• 3 Mediating Nationalism and Modernity: The Transnationalization of Korean Dramas on Chinese (Satellite) TV
      (pp. 53-70)
      Lisa Leung

      News has been out recently that some kindergartens in USA are teaching Mandarin to American kids. Footage of American kids writing Chinese characters is the finest epitome of the extent of cultural global flows (and hybridity) at our era of intense media and cultural circulation. Ultra-forward-looking parents commented: ‘By the time these kids grow up, China would be a world economic power, so knowing how to speak and write Chinese is a definite plus in enhancing their employment prospects.’ That China is a goldmine, an untapped vast market that is set to steal the international limelight to some extent also...

  7. II Transnational-Crosscultural Receptions of TV Dramas
    • 4 Structure of Identification and Distancing in Watching East Asian Television Drama
      (pp. 73-90)
      Chua Beng Huat

      Flows of television drama series across national, cultural and linguistic boundaries in East Asia are by now a routine affair. The presence of imported TV programmes in every urban location within the region is now so ubiquitous that they are no longer ‘remarkable’ as they have become part of the daily diet of television audiences throughout the region. This ‘East Asian’ media space has been ‘characterized as a self-aware but non-consensual force field articulated by the region’s mixed postcolonial experiences, negotiation with globalization, and interacting media cultures’ (Tsai 2005: 102), with uneven and unequal directions of flows. The predominantly ethnic-Chinese...

    • 5 Re-Imagining a Cosmopolitan ‘Asian Us’: Korean Media Flows and Imaginaries of Asian Modern Femininities
      (pp. 91-126)
      Angel Lin and Avin Tong

      The new millennium witnessed increasing transnational flow of Korean popular cultural content including TV dramas, movies and pop songs and Korean stars have been remarkably well received in China, Taiwan, Hong Kong and other East and Southeast Asian societies. This sudden frenzy about Korean pop culture in Asia has been regionally dubbed ‘the Korean Wave’ (‘Hallyu’). While Hallyu has aroused critical response from both public and intellectual discourses, pointing to legitimate concerns about the potential rise of Korean cultural domination in Asia (alongside the long-existing popular cultural influences of Japanese and Western media), Lin, Kwan and Cheung (2004) pointed out...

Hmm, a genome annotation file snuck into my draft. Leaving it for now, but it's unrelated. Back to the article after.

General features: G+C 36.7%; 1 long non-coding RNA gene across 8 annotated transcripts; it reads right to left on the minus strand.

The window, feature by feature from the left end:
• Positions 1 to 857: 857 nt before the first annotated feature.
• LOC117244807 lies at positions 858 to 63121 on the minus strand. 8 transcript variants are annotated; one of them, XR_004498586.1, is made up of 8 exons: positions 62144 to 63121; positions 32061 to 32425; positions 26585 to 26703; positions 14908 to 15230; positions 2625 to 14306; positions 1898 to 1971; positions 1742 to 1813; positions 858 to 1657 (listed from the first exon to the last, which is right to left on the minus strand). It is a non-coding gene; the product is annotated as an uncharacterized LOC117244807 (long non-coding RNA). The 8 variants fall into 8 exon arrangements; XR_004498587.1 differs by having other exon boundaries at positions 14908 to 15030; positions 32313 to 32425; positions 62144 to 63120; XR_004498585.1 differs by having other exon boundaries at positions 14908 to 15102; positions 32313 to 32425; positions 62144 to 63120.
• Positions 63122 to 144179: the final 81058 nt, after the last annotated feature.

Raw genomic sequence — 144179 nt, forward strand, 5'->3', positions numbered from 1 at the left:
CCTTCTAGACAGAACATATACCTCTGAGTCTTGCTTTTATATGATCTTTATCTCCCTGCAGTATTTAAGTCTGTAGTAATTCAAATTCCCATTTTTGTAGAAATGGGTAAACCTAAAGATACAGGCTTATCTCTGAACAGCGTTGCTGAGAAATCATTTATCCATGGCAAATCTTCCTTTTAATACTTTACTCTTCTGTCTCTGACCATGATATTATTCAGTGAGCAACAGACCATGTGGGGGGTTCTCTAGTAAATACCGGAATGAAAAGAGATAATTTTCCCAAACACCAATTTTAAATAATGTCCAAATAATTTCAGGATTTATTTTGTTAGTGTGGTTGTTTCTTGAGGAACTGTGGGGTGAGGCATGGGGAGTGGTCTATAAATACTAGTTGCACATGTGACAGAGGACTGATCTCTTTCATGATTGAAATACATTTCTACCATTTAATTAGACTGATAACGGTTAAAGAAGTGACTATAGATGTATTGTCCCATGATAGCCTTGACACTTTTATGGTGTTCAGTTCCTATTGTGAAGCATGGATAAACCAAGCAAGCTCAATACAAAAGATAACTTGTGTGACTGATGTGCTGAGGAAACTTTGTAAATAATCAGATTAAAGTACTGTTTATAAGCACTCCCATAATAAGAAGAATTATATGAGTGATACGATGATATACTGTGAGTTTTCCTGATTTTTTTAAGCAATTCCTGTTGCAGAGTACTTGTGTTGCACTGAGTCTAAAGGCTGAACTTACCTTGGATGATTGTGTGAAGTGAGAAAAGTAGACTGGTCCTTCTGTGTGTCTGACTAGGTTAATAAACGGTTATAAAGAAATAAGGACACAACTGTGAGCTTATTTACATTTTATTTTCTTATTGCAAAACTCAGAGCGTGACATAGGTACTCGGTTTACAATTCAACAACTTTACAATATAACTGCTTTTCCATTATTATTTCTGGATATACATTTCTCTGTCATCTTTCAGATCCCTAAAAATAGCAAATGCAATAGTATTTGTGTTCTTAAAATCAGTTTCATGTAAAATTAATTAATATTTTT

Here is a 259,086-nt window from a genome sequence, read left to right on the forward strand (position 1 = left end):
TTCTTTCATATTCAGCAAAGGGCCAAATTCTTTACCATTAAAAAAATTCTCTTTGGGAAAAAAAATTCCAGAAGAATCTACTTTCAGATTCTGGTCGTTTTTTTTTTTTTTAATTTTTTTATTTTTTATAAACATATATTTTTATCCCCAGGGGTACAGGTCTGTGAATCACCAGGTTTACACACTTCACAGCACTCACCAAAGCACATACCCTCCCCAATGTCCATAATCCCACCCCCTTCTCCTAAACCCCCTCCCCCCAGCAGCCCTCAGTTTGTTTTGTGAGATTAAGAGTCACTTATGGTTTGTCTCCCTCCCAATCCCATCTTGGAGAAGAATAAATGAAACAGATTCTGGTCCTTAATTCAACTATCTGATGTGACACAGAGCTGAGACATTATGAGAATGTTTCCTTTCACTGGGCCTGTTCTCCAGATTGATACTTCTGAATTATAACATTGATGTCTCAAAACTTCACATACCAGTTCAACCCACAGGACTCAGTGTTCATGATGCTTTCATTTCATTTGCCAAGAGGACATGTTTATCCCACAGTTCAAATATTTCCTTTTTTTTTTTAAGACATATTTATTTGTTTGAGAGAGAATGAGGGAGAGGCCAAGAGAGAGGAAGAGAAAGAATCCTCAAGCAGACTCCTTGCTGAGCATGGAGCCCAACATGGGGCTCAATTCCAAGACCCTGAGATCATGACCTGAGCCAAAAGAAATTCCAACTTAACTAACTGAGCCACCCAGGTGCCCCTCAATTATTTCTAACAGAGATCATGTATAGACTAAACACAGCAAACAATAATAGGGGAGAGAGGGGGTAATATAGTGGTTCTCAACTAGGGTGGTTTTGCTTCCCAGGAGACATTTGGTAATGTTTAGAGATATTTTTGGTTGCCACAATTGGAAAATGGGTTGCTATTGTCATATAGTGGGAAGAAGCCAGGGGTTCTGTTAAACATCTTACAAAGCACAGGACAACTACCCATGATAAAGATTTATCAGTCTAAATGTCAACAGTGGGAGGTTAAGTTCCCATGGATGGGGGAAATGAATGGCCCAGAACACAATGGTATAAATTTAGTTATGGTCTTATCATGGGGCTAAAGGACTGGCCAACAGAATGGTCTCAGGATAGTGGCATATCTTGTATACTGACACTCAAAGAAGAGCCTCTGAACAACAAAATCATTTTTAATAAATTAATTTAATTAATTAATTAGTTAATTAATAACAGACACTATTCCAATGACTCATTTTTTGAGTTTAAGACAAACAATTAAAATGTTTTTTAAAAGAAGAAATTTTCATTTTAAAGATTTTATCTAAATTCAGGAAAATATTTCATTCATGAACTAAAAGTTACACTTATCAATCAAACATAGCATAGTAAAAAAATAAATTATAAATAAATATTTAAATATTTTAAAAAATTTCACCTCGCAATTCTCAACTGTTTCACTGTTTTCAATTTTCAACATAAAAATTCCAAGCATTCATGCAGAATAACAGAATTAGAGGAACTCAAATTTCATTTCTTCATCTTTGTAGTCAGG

• 6 Winter Sonata and Cultural Practices of Active Fans in Japan: Considering Middle-Aged Women as Cultural Agents
      (pp. 127-142)
      Yoshitaka Mōri

      On the day before Christmas Eve in 2003, I visited my parents in Tokyo. My mother, 65 years old, suggested that we should watch a TV drama together, by saying cheerfully that the hero was so handsome and the story was so romantic and so on. This was my first encounter with a Korean drama, Winter Sonata.

      I was a little bit confused by her suggestion, as I have not watched any TV dramas with her since I left home at the age of nineteen. To my knowledge, she has never been a big fan of TV home dramas, as...

    • 7 Touring ‘Dramatic Korea’: Japanese Women as Viewers of Hanryu Dramas and Tourists on Hanryu Tours
      (pp. 143-156)
      Yukie Hirata

      Korean pop culture has been spreading since the end of the 1990s, and the big boom of the Korean drama, Winter Sonata, brought a cultural and social phenomenon called the Korean Wave, or Hanryu, to Japan in 2004.² As of 2005, Korean pop culture seems to have definitely taken root in Japan, and it is diversifying and changing. Examination of the Korean Wave indicates that media goods as well as people are moving across borders. The number of Japanese who traveled to Korea in 2004 recorded a growth of 35.5 percent compared to the previous year; people who are traveling...

    • 8 Popular Cultural Capital and Cultural Identity: Young Korean Women’s Cultural Appropriation of Japanese TV Dramas